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vor 7 Monaten

FELD 01/2022

  • Text
  • Articifial intelligence
  • Precision farming
  • Intensification
  • Patchcrop
  • Biodiversity
  • Climate
  • Agriculture
  • Farmers
  • Ecosystem
  • Zalf
  • Researchers
  • Sustainable
  • Landscape
  • Soil
  • Agricultural
Small squares instead of large fields: Together with a real farm, a research team is testing an unusual cropping system in the patchCROP landscape laboratory. // ZALF researchers are developing agricultural strategies to explicitly promote valuable ecosystem services like fertile soils and clean drinking water. // Striving for a resource-efficient agriculture without yield losses, more and more farmers are implementing measures of sustainable intensification on their farms. // Using precision farming to detect pest outbreaks and predict climate change effects: artificial intelligence holds great potential for agriculture.

patchCROP patchCROP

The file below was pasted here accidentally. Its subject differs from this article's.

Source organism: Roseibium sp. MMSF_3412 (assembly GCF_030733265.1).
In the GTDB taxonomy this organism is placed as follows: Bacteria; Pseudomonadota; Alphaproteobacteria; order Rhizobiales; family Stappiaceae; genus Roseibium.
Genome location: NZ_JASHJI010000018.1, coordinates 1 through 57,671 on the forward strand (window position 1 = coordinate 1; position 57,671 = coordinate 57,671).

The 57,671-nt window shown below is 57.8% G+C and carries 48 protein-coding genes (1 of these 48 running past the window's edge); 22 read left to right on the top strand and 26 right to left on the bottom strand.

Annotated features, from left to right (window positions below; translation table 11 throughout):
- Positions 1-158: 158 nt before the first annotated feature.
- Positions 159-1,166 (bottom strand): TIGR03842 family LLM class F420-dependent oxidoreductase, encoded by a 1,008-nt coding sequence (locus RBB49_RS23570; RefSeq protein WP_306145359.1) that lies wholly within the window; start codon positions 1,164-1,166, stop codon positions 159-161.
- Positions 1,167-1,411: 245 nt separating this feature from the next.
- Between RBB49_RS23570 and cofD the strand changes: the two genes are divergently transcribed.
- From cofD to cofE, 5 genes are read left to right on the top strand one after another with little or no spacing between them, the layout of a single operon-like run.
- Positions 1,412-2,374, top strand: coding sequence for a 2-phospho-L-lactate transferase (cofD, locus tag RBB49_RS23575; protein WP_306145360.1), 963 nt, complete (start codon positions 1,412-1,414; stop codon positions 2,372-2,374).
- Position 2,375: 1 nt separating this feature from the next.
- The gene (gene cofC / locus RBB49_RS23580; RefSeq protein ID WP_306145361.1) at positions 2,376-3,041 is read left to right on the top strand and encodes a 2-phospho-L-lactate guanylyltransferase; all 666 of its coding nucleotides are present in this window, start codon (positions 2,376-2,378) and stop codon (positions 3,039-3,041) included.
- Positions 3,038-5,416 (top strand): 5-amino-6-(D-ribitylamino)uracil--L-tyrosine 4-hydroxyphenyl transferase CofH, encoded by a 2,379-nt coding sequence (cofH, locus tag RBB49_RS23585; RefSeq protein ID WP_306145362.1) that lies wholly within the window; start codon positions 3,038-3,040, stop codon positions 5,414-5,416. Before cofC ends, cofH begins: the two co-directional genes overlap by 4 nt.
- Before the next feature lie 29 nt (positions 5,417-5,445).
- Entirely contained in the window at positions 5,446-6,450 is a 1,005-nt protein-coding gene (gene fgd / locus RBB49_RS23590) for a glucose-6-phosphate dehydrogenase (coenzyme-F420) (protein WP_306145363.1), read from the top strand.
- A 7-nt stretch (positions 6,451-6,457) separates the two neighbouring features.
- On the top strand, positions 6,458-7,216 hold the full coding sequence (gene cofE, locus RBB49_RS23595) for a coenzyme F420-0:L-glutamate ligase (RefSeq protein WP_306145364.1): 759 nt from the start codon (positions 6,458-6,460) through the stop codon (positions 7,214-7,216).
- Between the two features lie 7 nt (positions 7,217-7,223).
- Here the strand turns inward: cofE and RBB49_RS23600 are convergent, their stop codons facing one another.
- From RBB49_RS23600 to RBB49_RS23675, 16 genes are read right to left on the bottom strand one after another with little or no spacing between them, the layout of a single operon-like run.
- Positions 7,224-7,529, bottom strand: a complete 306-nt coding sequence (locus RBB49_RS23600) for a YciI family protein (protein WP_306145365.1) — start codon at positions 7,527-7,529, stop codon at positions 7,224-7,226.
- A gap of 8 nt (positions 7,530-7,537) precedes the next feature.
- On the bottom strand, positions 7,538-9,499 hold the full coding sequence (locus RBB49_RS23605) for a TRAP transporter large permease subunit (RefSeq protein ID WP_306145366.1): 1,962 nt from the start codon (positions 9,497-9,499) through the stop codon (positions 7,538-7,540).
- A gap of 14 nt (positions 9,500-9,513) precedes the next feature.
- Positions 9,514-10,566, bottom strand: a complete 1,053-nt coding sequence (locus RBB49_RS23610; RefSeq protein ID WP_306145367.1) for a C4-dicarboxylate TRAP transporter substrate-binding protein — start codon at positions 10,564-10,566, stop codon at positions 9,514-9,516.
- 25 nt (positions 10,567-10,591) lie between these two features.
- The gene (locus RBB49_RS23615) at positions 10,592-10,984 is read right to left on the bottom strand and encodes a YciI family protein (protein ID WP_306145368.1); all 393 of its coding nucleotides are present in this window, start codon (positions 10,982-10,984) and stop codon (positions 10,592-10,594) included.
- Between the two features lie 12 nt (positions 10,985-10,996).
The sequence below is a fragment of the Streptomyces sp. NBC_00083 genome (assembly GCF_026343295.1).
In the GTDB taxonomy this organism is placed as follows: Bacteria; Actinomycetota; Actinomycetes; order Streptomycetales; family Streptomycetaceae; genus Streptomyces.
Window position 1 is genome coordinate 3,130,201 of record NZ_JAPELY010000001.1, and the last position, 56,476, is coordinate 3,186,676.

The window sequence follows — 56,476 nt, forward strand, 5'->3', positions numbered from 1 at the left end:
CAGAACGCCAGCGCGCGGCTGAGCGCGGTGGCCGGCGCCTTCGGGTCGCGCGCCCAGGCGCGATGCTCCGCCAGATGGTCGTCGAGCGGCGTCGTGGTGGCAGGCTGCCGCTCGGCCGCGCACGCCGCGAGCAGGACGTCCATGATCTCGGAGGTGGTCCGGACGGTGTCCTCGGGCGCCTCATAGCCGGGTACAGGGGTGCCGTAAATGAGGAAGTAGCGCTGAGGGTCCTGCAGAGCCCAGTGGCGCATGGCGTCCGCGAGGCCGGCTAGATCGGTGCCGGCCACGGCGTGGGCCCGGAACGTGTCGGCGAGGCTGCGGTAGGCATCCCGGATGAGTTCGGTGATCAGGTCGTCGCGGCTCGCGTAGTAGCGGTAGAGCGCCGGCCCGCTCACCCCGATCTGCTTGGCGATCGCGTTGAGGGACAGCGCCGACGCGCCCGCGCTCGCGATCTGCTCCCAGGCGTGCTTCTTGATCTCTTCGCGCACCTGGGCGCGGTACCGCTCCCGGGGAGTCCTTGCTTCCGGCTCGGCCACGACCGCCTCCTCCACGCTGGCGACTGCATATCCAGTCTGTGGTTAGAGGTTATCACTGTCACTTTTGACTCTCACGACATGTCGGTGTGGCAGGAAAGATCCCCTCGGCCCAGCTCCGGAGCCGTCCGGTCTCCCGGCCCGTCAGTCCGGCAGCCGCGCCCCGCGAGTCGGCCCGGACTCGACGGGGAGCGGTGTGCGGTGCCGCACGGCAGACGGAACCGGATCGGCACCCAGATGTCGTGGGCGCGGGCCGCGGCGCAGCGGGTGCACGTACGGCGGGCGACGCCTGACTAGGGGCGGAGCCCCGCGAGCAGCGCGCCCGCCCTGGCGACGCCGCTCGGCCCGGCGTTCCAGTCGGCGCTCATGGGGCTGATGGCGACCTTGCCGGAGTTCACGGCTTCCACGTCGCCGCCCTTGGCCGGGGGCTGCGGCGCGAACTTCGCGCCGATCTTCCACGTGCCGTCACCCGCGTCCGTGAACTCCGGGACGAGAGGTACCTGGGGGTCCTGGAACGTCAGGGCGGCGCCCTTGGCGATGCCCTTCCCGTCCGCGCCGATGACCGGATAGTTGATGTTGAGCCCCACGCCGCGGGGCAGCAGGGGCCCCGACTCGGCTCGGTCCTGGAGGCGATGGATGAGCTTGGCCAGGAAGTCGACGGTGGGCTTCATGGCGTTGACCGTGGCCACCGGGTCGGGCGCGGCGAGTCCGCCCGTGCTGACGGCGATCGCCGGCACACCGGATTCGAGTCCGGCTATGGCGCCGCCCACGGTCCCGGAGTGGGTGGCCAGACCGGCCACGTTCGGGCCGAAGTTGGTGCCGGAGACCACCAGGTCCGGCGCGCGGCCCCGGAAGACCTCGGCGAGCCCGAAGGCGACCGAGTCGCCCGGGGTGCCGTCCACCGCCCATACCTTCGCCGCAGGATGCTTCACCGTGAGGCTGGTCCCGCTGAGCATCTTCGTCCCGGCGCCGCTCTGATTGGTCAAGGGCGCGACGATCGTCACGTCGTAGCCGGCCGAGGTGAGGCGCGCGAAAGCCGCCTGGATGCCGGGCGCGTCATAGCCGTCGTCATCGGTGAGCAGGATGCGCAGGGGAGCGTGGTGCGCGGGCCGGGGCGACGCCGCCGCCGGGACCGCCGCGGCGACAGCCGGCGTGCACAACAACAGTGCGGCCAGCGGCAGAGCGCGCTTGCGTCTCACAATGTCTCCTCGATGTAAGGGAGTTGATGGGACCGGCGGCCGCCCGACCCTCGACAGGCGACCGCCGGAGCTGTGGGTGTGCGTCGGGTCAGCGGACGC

patchCROP patchCROP Ministry of Education and Research (BMBF), and the Julius Kühn Institute — are closely collaborating with the scientists from ZALF. Around 35 researchers are currently using the site to investigate crucial challenges of sustainable agricultural production. Kathrin Grahmann is holding the reins of the various projects in her hands. »No one here walks onto the field without my knowledge«, she says resolutely. She coordinates all scientific activities to ensure that people do not get into each other’s way; she is accountable to the landowners, and she knows when the site must temporarily be closed after pesticide application. She also keeps track of the particularly sensitive measuring points that cannot be disturbed under any circumstances in order to avoid confounding results. »If you want to convince the scientific community and the farmers, you have to prove that the new system is better than the old one«, says Kathrin Grahmann. How meticulously and comprehensively the researchers collect data in their new cropping system is underpinned by the large number of different measurements and experiments. Each »patch« of the landscape laboratory contains six soil sensors, which are installed at different depths We want to show how field robotics and digital technologies can facilitate more diversity in our fields. KATHRIN GRAHMANN to measure soil moisture, temperature and conductivity. Those monitored data are automatically retrieved every 20 minutes and posted online. The researchers thus have complete knowledge of what is happening on the site. But there is even more: »In the future, smart robots will use this information to decide where to fertilize or irrigate«, explains Grahmann. Acoustic sensors will soon record insect and bird sounds. The researchers will then feed this data into computer models that use artificial intelligence to determine which species are present in the area and even how abundant they are. Additionally, an ornithologist observes the birds living and breeding here every 2–4 weeks. A FLEET OF AUTONOMOUS FIELD ROBOTS The reduction of pesticide use is a declared goal of the researchers, who therefore need to monitor the plant health status on the site. Are insects eating any part of the crop? Do the plants have fungal or viral diseases? Instead of using preventive pesticide spraying, as has been the case in the past, selected plots are only sprayed when there is an imminent threat. Currently, researchers of the Julius Kühn Institute are checking weekly whether or not this is the case. In the future, these diagnoses will be made using digital technologies. In the rapeseed patches, for example, the researchers are testing prototypes of a »digital yellow trap« that is used to monitor inflight of pollen beetles and stem weevils. A camera regularly takes pictures of the yellow trap content that are evaluated by an algorithm. The level of pest infestation is thus recorded entirely automatically. In real time, the farmer can then decide whether the plants need to be treated. One day, this technology could be used to detect infestations in other crops as well. Natural enemies can also help to reduce pesticide use. The researchers have established flower strips next to some »patches«. The field pansy is already in bloom, providing the first bees and bumblebees with pollen and nectar. Fresh leaf rosettes stand next to dead stems from the previous year. »These are the structures that insects need to pupate and survive over winter«, explains Kathrin Grahmann. She considers the flower strip not only as a refuge for pollinators or ground-nesting birds, but also as a plant protection measure: beneficial insects are expected to colonize the strip and reduce aphids or caterpillars in neighbouring fields. The researchers expect that this will increase yields and reduce pesticide application. Kathrin Grahmann is convinced that the use of field robotics will change the face of agriculture in the coming decades. The researcher considers this a great opportunity for a major system transformation, brought by small, autonomous and flexible field robots. The patchCROP team is also engaged in the required transfer and networking activities, for example by means of workshops in which scientists, members of the local chambers of agriculture, manufacturers of field robots and, of course, farmers can 08 09

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